Thursday, March 27, 2008

Bryce's Law WILL make a difference

Dwight Scharnhorst talks about one of the best reasons to support Bryce’s Law—mainstreaming special needs and autistic children back into public schools through the great and strident benefits of early detection.

When it comes to autism, the window of opportunity to change their prognosis happens very early on in their development and without early intervention the possibilities of overcoming obstacles decreases year by year: it is very much a race against time.

The results of early intervention are obvious to parents and those who work closely with autism in a school or medical setting.

Laurie Stephens, Ph.D., has some points in EARLY INTERVENTION IN AUTISM: Forging the Architecture for Change that deal with best practices for early intervention. She says that between 25 and 50% of recipients of early intervention will move into mainstream education and many more will need significantly fewer services in the future.

She notes that the most notable factor of the effectiveness of a program is the intensity, in areas such as duration, individualization of the plan, and parental involvement. A teacher-student ratio of 3:1 is preferable, and she stresses that the child not be made to fit the program, but instead the program must be made to fit the child.

The results of this format were:

-Over 80% of students met annual IEP goals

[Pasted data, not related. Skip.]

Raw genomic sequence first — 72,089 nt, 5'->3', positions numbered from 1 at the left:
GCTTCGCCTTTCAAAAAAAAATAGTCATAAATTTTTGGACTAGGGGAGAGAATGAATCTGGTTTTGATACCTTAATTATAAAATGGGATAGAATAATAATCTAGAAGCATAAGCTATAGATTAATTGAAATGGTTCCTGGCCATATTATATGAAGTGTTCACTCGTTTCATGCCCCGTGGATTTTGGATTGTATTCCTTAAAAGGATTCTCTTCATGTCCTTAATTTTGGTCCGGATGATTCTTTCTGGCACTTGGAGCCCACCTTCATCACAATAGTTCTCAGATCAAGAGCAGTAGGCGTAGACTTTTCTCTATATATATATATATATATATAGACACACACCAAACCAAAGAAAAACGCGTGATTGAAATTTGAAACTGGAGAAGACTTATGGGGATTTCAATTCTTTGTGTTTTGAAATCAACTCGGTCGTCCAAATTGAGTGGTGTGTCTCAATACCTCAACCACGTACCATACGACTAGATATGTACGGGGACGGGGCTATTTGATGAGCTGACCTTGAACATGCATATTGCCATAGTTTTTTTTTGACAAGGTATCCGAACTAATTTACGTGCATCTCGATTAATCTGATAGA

-In 2005; 50% of graduates entered a district based Kindergarten program
-20% entered special ed. programs for children of average to borderline intelligence
-7of 10 non-verbal students acquired at least 3 functional words within 9 months

Missouri families need the ability to seek out this kind of help—and they are able to with the choices available to them before Kindergarten for early intervention. But once they enter mainstream public education, that choice goes away. Someone obviously thought giving parents the leverage to find a program that offers that low teacher-students ratio and is catered specifically to their child, and if it helps children at 6 years it can help at seven, eight, and on up.

A study of Texas estimates that the state could save over 2 billion dollars in autism education by shifting their budget towards some highly intensive, highly successful early intervention programs. So we have testimony from doctors, parents and teachers that early intervention makes a world of difference. We have very encouraging results and the fiscal benefit of a net decrease in services needed. We have individual children who have been able to move beyond their disorder. Let’s make Bryce’s law a priority, because we will see a difference.

Tuesday, March 25, 2008

Building on school choice

Some excerpts from Ohio show how school choice is benefiting all students:

In the past three years, more than 1,000 families throughout Youngstown, Ohio have taken advantage of the state's open-enrollment law, charter schools, and new statewide voucher program for students in chronically failing schools. Experts say students' increasing academic success there demonstrates the benefits of choice.

Chad Aldis, executive director of School Choice Ohio (SCO), said that's what happens when parents get involved.

"Being able to choose school placement creates parent involvement," Aldis said. "That is one of the leading indicators of the success of students."

The EdChoice Scholarship, now in its third year, allowed approximately 7,000 students to choose a better educational environment during the 2007-08 school year, up from 3,000 students in 2006-07.

"I agree with Gov. [Ted] Strickland's statement in the 2007 State of the State address," Aldis said. "[He said] 'Where you grow up in Ohio should not determine where you end up in life.' The EdChoice Scholarship is an important tool in preventing this inequality by giving children in failing schools a path to a better education."